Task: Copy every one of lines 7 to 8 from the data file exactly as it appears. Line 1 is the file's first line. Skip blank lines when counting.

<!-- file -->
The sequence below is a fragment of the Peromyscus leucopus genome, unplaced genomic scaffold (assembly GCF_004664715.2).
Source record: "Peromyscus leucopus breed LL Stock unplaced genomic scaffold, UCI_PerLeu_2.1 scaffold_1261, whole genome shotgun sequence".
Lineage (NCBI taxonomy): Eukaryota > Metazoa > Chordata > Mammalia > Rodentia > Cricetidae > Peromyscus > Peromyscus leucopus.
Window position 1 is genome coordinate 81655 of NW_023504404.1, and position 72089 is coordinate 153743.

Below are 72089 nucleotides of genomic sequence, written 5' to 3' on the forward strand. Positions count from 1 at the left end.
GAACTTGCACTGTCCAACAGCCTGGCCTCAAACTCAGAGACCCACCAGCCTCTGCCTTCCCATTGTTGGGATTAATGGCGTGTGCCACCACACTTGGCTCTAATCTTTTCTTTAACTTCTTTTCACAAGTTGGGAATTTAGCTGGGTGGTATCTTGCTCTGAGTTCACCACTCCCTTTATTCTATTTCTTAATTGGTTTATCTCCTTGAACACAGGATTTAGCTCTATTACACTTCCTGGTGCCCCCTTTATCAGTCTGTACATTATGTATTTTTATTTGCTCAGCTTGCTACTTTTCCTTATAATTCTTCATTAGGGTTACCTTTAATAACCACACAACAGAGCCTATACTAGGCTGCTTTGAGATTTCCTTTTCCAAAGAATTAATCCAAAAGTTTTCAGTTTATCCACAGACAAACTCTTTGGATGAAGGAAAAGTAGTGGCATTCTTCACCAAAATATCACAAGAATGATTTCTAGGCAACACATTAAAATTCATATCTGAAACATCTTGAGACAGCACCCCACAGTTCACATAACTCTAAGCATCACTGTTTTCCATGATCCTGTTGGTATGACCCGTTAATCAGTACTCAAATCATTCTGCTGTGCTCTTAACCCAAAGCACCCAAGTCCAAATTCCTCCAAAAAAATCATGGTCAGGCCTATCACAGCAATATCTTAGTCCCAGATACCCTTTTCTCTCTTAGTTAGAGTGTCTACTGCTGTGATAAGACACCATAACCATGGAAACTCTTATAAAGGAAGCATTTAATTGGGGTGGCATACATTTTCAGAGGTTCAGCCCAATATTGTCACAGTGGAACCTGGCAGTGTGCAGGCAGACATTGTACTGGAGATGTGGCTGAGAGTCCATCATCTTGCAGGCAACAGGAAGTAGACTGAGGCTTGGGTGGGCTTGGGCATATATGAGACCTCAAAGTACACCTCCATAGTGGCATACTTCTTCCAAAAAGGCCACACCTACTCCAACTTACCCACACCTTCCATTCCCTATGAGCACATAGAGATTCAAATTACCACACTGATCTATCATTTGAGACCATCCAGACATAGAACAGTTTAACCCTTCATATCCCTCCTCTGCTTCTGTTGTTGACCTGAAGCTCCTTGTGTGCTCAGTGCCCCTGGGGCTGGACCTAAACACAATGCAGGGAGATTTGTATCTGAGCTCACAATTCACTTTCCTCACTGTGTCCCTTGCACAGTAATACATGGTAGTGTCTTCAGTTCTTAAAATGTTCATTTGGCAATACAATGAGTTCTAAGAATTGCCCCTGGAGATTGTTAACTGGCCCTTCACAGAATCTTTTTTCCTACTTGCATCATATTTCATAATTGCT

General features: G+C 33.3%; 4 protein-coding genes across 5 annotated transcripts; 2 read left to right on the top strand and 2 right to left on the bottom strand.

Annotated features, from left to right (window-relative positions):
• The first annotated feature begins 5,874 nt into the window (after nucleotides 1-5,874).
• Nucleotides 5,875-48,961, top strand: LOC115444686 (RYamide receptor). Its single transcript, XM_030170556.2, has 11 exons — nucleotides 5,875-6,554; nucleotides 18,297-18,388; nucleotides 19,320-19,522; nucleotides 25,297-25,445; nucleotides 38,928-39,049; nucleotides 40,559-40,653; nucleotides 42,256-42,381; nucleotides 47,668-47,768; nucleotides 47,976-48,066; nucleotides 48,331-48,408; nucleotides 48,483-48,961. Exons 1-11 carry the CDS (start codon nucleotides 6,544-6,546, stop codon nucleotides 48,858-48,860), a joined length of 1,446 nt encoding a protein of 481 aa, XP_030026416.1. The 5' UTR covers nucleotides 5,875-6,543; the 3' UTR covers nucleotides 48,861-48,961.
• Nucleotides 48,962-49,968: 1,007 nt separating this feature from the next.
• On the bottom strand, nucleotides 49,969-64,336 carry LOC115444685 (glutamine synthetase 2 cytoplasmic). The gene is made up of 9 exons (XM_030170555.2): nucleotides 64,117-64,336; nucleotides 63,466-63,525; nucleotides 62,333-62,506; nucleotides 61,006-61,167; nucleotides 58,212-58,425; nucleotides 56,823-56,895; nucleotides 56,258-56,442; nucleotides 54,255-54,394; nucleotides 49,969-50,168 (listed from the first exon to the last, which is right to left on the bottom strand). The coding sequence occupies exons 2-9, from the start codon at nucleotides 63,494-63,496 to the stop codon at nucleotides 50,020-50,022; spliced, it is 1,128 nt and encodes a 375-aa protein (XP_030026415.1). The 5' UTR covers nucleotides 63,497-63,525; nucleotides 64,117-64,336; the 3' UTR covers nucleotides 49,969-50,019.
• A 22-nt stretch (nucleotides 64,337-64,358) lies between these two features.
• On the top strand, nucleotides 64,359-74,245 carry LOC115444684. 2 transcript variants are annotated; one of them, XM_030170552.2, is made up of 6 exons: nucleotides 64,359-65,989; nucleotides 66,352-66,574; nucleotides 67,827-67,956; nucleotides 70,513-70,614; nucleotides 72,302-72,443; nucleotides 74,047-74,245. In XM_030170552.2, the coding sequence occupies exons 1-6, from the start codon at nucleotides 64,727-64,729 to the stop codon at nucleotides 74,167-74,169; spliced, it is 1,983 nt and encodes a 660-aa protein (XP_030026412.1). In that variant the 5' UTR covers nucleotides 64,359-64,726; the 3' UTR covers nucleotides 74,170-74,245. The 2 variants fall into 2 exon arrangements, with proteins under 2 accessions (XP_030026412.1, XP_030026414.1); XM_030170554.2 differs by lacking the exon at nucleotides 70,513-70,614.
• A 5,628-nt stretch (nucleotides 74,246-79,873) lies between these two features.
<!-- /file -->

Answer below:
General features: G+C 33.3%; 4 protein-coding genes across 5 annotated transcripts; 2 read left to right on the top strand and 2 right to left on the bottom strand.

Annotated features, from left to right (window-relative positions):